EARL KIM's (1920-1998) compositions have been performed and led by an array of artists, including Perlman, Mehta and Ozawa. A master of calibrated sonorities balanced by silence, Kim demonstrated a special gift for placing words into economical but evocative settings. He valued economy, precision, and quietude; a modernist whose musical language included touches of the 12-tone idiom, he was especially admired for his vocal works, selecting texts of distinction by authors like Baudelaire, Rimbaud, Rilke, Anne Sexton, and his favorite, Samuel Beckett.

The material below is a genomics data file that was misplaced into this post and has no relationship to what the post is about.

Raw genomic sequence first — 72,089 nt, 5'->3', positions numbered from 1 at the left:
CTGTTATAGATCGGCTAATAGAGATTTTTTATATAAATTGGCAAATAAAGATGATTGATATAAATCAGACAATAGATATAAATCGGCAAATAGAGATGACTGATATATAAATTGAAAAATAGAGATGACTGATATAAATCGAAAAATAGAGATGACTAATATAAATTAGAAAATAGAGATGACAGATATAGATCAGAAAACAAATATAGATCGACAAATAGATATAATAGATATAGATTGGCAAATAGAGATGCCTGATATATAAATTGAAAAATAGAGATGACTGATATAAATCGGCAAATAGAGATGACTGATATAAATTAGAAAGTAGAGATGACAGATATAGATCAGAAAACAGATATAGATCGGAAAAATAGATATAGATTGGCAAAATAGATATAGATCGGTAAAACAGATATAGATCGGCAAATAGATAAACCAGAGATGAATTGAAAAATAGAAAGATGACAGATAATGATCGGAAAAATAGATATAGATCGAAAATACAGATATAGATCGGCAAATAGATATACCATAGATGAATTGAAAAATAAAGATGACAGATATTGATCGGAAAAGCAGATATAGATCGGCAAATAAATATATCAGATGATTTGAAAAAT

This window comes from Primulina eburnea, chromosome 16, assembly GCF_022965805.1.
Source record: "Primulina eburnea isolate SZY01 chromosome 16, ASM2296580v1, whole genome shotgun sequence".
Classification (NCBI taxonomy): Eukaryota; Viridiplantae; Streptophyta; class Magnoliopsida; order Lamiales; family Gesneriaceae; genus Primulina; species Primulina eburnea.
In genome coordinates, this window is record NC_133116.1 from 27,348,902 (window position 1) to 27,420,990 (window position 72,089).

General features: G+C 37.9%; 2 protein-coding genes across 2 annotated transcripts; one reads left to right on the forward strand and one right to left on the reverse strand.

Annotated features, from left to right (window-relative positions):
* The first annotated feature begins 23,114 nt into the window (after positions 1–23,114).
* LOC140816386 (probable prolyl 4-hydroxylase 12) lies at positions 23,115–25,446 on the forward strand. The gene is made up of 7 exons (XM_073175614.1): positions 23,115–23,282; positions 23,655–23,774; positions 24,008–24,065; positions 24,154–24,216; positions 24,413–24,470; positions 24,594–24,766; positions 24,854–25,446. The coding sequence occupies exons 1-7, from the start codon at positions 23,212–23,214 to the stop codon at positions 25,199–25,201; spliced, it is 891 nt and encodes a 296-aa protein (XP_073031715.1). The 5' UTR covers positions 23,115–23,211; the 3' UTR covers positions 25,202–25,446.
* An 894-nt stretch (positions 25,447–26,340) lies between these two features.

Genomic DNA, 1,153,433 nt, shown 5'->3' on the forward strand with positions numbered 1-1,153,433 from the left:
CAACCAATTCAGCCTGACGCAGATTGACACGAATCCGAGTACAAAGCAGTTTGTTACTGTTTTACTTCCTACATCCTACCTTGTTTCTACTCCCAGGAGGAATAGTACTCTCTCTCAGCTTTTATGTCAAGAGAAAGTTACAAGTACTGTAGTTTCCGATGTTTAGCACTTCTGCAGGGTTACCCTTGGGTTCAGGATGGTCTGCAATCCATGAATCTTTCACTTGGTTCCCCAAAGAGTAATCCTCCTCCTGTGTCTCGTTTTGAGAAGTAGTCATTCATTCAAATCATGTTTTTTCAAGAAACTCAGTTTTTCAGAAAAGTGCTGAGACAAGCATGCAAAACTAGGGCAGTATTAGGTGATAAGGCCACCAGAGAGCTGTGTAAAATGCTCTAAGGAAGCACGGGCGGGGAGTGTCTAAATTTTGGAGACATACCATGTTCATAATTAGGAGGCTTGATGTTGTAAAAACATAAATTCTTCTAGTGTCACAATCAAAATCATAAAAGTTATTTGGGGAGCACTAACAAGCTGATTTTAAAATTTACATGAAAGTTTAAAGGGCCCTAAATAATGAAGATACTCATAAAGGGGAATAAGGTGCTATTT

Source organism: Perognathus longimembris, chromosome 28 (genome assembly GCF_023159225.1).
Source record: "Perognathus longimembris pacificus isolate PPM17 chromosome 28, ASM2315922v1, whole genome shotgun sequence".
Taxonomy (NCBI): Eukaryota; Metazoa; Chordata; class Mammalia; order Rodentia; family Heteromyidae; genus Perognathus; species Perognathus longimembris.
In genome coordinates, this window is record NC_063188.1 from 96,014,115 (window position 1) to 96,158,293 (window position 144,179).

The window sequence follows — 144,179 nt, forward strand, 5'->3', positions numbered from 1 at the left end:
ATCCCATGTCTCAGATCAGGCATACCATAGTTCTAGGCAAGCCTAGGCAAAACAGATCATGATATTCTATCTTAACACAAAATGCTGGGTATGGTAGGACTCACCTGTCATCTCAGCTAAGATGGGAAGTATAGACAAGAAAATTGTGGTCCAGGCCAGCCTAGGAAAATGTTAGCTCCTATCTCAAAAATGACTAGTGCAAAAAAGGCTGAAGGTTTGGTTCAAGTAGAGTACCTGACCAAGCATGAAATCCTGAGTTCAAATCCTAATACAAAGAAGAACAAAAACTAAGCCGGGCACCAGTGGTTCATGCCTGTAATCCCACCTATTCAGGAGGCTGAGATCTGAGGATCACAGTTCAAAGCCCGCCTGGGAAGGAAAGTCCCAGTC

A student of Roger Sessions, Ernst Bloch, and Arnold Schoenberg, Kim taught composers such as Peter Maxwell Davies, Harrison Birtwistle, and Bernard Rands at Princeton and served as a composer-in-residence at major music centers and festivals (Aspen, Dartmouth, Marlboro, and Tanglewood) and academic institutions (Brandeis, Hartt College, and Princeton). Earl Kim attended the University of California, Los Angeles (1940-41), studying music composition and theory with Arnold Schoenberg. He went on to study with Bloch and Sessions at the University of California, Berkeley, where he earned his master's degree in 1952. He taught at Princeton University from 1952 until 1967, and at Harvard from 1971 until 1990.